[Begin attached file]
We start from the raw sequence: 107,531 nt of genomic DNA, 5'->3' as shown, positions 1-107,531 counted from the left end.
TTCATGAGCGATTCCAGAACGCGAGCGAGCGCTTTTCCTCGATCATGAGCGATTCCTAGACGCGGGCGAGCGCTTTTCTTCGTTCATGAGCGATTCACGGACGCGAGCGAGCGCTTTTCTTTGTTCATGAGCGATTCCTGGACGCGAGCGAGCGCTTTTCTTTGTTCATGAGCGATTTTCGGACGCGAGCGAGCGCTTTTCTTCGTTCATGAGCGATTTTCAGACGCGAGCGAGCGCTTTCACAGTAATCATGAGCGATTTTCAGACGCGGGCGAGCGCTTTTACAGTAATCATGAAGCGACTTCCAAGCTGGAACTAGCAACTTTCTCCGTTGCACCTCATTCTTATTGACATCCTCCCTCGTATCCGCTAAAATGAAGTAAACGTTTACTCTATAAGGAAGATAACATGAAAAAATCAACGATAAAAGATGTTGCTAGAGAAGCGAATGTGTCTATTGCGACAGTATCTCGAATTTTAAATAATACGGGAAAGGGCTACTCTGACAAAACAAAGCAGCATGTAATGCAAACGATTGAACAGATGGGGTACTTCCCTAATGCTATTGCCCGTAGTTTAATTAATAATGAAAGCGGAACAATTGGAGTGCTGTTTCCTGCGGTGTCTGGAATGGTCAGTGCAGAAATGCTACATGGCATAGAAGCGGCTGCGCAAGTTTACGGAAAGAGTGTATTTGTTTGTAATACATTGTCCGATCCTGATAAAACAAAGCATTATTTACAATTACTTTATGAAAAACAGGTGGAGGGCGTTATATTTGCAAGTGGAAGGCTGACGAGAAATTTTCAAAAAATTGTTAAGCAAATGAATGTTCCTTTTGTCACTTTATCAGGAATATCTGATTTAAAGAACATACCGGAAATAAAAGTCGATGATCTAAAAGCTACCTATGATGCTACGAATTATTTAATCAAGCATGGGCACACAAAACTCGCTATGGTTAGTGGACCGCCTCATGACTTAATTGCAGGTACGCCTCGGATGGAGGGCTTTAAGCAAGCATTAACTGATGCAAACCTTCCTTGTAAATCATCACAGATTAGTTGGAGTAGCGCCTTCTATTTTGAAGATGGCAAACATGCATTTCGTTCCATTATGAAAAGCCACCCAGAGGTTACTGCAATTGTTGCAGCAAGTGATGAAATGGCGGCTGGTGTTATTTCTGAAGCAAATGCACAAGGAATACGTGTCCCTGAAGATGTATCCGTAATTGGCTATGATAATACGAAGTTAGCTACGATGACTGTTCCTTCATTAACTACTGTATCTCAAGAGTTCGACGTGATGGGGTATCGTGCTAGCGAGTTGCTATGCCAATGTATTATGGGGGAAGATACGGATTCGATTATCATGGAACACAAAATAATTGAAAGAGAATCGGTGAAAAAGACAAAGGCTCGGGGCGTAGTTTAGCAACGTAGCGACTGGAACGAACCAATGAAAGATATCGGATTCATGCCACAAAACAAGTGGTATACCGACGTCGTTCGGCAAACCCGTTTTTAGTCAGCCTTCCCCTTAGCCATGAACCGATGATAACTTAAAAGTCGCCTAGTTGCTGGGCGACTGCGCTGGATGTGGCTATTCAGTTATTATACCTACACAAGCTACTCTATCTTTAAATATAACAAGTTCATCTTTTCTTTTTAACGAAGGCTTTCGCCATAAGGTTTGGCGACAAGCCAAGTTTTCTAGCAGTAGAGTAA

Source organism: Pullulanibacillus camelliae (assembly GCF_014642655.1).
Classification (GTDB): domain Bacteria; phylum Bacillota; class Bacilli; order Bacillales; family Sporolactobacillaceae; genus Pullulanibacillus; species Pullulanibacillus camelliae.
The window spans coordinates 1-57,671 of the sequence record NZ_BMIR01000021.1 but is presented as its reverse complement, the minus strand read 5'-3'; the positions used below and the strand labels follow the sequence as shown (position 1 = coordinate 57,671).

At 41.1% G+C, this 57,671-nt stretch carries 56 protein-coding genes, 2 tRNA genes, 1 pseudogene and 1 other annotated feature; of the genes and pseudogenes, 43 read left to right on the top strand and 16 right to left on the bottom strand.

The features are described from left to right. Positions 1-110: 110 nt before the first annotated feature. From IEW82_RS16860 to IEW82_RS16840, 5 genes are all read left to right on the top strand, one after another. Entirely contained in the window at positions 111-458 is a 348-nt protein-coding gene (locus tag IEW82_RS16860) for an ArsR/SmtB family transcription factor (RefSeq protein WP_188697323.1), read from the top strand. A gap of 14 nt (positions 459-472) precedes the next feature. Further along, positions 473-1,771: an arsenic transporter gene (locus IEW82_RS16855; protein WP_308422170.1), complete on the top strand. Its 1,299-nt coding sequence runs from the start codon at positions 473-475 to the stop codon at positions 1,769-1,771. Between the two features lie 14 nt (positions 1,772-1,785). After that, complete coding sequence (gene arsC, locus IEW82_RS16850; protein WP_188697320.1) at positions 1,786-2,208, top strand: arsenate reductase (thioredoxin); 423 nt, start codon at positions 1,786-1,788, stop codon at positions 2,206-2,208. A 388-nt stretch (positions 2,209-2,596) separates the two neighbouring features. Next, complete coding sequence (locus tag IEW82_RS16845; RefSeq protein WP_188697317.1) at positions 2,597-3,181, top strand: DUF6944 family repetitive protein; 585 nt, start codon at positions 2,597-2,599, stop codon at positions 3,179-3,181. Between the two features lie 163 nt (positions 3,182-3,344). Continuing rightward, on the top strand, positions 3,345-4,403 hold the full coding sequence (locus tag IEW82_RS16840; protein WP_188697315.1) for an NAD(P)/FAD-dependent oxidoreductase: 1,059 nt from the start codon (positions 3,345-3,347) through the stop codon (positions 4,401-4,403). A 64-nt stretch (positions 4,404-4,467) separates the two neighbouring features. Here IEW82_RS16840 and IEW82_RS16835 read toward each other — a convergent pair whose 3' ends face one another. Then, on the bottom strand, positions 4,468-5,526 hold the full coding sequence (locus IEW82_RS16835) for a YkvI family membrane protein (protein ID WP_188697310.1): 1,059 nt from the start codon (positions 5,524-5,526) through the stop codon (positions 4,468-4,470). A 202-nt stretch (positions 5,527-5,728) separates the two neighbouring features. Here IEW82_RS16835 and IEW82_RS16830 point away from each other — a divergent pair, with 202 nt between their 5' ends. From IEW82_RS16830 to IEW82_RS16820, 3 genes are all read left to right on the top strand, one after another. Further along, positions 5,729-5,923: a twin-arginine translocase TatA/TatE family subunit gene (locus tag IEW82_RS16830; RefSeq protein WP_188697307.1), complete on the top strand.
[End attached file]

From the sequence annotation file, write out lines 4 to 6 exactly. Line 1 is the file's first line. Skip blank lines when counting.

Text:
Classification (GTDB): domain Bacteria; phylum Bacillota; class Bacilli; order Bacillales; family Sporolactobacillaceae; genus Pullulanibacillus; species Pullulanibacillus camelliae.
The window spans coordinates 1-57,671 of the sequence record NZ_BMIR01000021.1 but is presented as its reverse complement, the minus strand read 5'-3'; the positions used below and the strand labels follow the sequence as shown (position 1 = coordinate 57,671).

At 41.1% G+C, this 57,671-nt stretch carries 56 protein-coding genes, 2 tRNA genes, 1 pseudogene and 1 other annotated feature; of the genes and pseudogenes, 43 read left to right on the top strand and 16 right to left on the bottom strand.